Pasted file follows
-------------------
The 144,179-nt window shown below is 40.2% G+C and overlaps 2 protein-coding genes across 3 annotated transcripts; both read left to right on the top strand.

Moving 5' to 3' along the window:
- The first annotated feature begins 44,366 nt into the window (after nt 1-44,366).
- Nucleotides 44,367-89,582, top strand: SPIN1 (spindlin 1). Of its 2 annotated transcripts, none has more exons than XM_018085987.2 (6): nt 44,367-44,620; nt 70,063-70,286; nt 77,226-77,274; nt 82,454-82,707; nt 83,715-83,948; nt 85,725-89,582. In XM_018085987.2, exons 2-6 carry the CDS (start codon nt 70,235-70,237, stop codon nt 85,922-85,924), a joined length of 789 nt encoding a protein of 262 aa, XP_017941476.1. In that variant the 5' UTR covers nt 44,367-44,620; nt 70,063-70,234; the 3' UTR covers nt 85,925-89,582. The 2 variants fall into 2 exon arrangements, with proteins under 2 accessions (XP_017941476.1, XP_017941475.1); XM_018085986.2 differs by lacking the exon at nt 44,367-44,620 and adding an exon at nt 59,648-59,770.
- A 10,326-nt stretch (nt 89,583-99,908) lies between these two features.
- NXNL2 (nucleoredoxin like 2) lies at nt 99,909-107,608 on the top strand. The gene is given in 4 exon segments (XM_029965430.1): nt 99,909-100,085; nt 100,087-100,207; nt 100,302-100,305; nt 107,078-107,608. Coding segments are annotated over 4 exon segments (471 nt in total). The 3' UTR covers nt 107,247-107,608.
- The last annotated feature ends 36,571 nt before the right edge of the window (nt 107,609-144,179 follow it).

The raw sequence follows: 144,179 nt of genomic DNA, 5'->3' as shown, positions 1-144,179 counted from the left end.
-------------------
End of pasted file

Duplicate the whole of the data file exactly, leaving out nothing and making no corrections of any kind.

The 144,179-nt window shown below is 40.2% G+C and overlaps 2 protein-coding genes across 3 annotated transcripts; both read left to right on the top strand.

Moving 5' to 3' along the window:
- The first annotated feature begins 44,366 nt into the window (after nt 1-44,366).
- Nucleotides 44,367-89,582, top strand: SPIN1 (spindlin 1). Of its 2 annotated transcripts, none has more exons than XM_018085987.2 (6): nt 44,367-44,620; nt 70,063-70,286; nt 77,226-77,274; nt 82,454-82,707; nt 83,715-83,948; nt 85,725-89,582. In XM_018085987.2, exons 2-6 carry the CDS (start codon nt 70,235-70,237, stop codon nt 85,922-85,924), a joined length of 789 nt encoding a protein of 262 aa, XP_017941476.1. In that variant the 5' UTR covers nt 44,367-44,620; nt 70,063-70,234; the 3' UTR covers nt 85,925-89,582. The 2 variants fall into 2 exon arrangements, with proteins under 2 accessions (XP_017941476.1, XP_017941475.1); XM_018085986.2 differs by lacking the exon at nt 44,367-44,620 and adding an exon at nt 59,648-59,770.
- A 10,326-nt stretch (nt 89,583-99,908) lies between these two features.
- NXNL2 (nucleoredoxin like 2) lies at nt 99,909-107,608 on the top strand. The gene is given in 4 exon segments (XM_029965430.1): nt 99,909-100,085; nt 100,087-100,207; nt 100,302-100,305; nt 107,078-107,608. Coding segments are annotated over 4 exon segments (471 nt in total). The 3' UTR covers nt 107,247-107,608.
- The last annotated feature ends 36,571 nt before the right edge of the window (nt 107,609-144,179 follow it).

The raw sequence follows: 144,179 nt of genomic DNA, 5'->3' as shown, positions 1-144,179 counted from the left end.